Students must register for independent study credit for the field experience in the department of their UW-Madison faculty mentor (a 699 course number in most health sciences and graduate departments). MPH students who are also global health certificate students and doing an independent field experience to count for both programs may register for POP HLTH 788, Public Health Field Experience, in place of a 699. Please note that POP HLTH 640, Foundations for Global Health Practice, is still a prerequisite for POP HLTH 788 for dual MPH/global health certificate students.
The execution of an affiliation agreement between the SMPH/UW-Madison and the field site organization is required for independent study field experiences. Please contact Betsy Teigland, email@example.com, to begin this process as soon as a site is selected.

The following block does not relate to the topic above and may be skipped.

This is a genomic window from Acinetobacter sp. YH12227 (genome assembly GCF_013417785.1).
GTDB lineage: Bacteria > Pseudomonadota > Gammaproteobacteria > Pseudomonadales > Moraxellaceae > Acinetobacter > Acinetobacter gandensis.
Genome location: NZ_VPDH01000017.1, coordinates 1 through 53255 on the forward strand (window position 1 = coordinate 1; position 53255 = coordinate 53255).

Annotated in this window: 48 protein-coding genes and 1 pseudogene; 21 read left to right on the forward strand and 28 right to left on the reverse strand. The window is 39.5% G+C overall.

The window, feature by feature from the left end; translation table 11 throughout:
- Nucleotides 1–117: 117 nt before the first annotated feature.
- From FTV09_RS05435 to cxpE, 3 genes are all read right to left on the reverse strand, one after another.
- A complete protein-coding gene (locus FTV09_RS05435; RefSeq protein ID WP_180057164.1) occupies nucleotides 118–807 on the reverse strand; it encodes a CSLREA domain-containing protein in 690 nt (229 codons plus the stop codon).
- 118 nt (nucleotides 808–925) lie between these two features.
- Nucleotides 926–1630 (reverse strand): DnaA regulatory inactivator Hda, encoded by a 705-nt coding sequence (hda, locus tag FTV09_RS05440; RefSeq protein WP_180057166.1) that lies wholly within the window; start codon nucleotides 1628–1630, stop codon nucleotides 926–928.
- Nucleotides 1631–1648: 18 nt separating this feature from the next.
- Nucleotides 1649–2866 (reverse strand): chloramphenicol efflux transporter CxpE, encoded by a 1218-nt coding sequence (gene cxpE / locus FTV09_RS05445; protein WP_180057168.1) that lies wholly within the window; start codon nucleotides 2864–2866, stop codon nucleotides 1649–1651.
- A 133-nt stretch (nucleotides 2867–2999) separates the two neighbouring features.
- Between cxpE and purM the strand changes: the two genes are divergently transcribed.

Note: Only field experiences conducted after acceptance into the Certificate Program and following completion of the appropriate preparation course will be considered for credit toward the certificate. (With Director’s approval, POP HLTH 644/645 taken in the spring/summer prior to matriculation in the certificate program may count toward the certificate. However, independent field experiences undertaken prior to matriculation and without completion of POP HLTH 640 do not count toward the certificate.) Purely clinical global health experiences (including medicine, physical therapy, veterinary medicine or pharmacy) do not satisfy the expectations of a global health certificate independent field experience. Certificate field experiences must focus substantially on an issue of community/public health.
Upon completion of field courses/experiences, all students must submit to the Certificate program office: